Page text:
How About 'Occupy Hong Kong?'
|Our Correspondent||Oct 15, 2011|
Could the Occupy Wall Street movement take root in Hong Kong? It may seem improbable that resentment at a symbol of capitalism could flourish in this citadel of money-making. Unlike the US, unemployment has been falling, a minimum wage has finally been introduced after years of resistance, and there is no residue of the 2008 banking crisis to spur resentment at bailouts of fat cats.
Nonetheless, Hong Kong does share one important similarity with the legions of aggrieved average Americans: standards of living for the majority have been static for years despite apparent constant gains in the overall economy. The income gap has also widened steadily and is now worse in Hong Kong than in any developed economy – and in the Latin American league of inequality.
In Hong Kong resentment is more focused on property developers and the government (which controls land supply) than the bankers. But it is not beyond belief that if the global economy declines in 2012 and unemployment rises in Hong Kong there could be the mass demonstrations which occurred in 2003 and contributed to the ouster of the Chief Executive Tung Chee-hwa by Beijing.
The incumbent since then, Donald Tsang, is sure to get to the end of his term which expires next year. But his final policy address to the Legislative Council this week showed that the government has scant idea of how to deal with a problem that it keeps admitting is worrying. Meanwhile it remains wedded to reliance on the property sector for revenue despite that sector’s role in increasing the income inequality. Tsang has successively been financial secretary, chief secretary and chief executive for a total of 16 years but despite promises to make the revenue system broader, fairer and more stable has merely tinkered with it.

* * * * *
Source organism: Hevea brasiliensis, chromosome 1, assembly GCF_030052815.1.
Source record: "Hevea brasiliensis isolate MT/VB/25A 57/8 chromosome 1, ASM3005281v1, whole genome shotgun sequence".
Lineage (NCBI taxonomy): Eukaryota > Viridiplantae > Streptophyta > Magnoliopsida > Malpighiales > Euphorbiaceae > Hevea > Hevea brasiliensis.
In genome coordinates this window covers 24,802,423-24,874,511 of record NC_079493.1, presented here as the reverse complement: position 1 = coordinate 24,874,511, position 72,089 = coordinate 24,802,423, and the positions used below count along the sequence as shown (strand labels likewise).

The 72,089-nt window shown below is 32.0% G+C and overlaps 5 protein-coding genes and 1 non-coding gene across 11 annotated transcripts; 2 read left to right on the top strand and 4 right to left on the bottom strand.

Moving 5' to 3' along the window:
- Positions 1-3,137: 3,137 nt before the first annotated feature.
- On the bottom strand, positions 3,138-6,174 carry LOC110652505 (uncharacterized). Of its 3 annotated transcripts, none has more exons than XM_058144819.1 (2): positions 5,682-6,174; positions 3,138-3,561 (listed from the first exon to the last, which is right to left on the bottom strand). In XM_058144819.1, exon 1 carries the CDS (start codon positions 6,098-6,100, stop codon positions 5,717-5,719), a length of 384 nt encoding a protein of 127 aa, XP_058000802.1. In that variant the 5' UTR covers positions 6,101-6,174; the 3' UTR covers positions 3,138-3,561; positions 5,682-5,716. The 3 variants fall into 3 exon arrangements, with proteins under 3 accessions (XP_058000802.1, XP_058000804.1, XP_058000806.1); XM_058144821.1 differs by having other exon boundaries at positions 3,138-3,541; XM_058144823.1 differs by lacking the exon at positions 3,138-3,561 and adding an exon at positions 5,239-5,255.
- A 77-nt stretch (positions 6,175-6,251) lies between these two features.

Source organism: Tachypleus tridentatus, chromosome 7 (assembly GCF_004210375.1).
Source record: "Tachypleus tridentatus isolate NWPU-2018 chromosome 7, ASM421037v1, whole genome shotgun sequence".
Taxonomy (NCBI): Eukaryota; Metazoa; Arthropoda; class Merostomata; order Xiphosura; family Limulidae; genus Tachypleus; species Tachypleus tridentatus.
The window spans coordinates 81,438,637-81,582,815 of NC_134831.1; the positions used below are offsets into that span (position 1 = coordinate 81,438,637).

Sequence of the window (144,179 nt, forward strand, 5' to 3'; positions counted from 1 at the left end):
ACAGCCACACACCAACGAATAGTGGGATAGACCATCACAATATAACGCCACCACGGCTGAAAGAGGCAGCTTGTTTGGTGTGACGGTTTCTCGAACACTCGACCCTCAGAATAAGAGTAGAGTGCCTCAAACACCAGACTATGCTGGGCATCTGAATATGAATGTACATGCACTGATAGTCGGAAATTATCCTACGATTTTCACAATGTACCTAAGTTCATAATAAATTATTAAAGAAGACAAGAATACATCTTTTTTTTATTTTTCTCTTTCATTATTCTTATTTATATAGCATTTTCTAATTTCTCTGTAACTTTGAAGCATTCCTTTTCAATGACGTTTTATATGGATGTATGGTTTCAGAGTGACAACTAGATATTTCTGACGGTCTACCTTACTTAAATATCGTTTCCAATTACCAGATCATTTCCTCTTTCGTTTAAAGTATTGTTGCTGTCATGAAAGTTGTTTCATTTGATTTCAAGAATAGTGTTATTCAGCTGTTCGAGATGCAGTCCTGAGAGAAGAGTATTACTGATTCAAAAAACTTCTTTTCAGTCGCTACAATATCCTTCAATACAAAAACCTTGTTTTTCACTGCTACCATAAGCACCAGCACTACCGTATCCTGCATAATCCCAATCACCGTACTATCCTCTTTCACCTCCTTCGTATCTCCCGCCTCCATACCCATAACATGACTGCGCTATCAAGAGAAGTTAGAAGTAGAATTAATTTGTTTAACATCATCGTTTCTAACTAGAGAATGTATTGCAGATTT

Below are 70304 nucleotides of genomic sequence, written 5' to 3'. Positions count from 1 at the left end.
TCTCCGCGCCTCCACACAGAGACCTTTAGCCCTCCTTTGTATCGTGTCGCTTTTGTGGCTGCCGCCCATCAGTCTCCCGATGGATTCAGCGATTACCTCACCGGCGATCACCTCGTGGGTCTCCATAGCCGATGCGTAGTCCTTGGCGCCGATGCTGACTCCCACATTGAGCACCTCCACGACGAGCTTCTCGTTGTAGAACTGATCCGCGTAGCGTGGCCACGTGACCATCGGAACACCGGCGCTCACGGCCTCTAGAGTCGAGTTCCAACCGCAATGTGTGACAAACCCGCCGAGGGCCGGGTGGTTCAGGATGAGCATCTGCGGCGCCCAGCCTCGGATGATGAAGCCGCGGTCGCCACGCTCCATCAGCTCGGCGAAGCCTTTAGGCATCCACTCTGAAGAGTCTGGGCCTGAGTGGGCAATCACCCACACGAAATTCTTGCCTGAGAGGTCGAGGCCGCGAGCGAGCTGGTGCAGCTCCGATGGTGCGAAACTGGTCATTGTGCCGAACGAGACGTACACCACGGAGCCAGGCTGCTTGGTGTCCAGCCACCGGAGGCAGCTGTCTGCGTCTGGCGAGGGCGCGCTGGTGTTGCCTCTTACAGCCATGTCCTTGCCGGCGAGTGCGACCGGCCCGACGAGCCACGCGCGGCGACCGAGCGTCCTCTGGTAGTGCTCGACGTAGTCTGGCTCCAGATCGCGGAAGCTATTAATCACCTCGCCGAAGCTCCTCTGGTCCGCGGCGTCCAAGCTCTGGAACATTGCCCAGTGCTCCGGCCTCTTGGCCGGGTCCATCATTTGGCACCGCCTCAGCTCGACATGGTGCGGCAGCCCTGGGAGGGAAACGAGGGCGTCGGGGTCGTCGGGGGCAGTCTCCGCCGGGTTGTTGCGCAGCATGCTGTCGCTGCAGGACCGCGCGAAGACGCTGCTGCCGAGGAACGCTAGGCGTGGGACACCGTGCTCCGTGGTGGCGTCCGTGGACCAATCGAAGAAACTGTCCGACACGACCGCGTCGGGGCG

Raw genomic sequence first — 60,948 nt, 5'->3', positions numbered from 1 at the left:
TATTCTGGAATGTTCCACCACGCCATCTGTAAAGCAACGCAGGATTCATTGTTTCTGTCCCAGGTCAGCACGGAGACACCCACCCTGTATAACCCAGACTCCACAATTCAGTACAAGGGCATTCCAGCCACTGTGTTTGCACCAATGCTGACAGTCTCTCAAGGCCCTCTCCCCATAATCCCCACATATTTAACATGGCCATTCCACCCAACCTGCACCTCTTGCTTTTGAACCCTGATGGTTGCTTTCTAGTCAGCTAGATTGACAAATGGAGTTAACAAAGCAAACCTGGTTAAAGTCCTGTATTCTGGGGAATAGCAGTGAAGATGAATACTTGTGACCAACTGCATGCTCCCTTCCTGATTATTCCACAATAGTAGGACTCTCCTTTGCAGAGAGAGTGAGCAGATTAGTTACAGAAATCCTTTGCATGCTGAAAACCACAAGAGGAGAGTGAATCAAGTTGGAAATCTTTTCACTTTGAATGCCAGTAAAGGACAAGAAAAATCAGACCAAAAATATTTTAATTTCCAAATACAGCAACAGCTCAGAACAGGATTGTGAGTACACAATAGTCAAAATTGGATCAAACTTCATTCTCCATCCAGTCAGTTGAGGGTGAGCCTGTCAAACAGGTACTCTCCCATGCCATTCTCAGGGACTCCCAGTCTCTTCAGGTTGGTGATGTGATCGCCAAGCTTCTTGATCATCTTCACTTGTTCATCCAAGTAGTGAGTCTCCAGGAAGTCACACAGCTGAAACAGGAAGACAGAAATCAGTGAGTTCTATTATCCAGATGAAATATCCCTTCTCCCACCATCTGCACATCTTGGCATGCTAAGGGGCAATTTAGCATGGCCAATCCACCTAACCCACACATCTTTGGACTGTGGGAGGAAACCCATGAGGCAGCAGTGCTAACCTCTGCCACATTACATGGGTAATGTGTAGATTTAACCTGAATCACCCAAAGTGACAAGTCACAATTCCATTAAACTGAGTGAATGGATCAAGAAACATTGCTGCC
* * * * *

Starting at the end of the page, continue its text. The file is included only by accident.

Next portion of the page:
Tsang’s approach to poverty was again simply to offer a few minor concessions. Those over 65 will get cheap fares on trains, ferries and buses, and the over-70s and other welfare recipients get a one-off handout, as will public housing tenants. But this is small stuff particularly when set against the macro data. The latter shows that although the economy has supposedly expanded by 55 percent since 1997 and wages and salary income by 31 percent, real wages have risen by just 11 percent in 13 years. Such increasing income gaps have been common to most developed countries but Hong Kong is an extreme case, which appears to have a number of causes. These include the influx both of low-skill mainlanders and Southeast Asian domestic helpers which have depressed wage levels for the unskilled; the high profits of monopolies and oligopolies, most of which are not re-invested locally; the determination of the government to spend on capital works of dubious economic benefit rather than on income transfers to help the poor; and the property sector.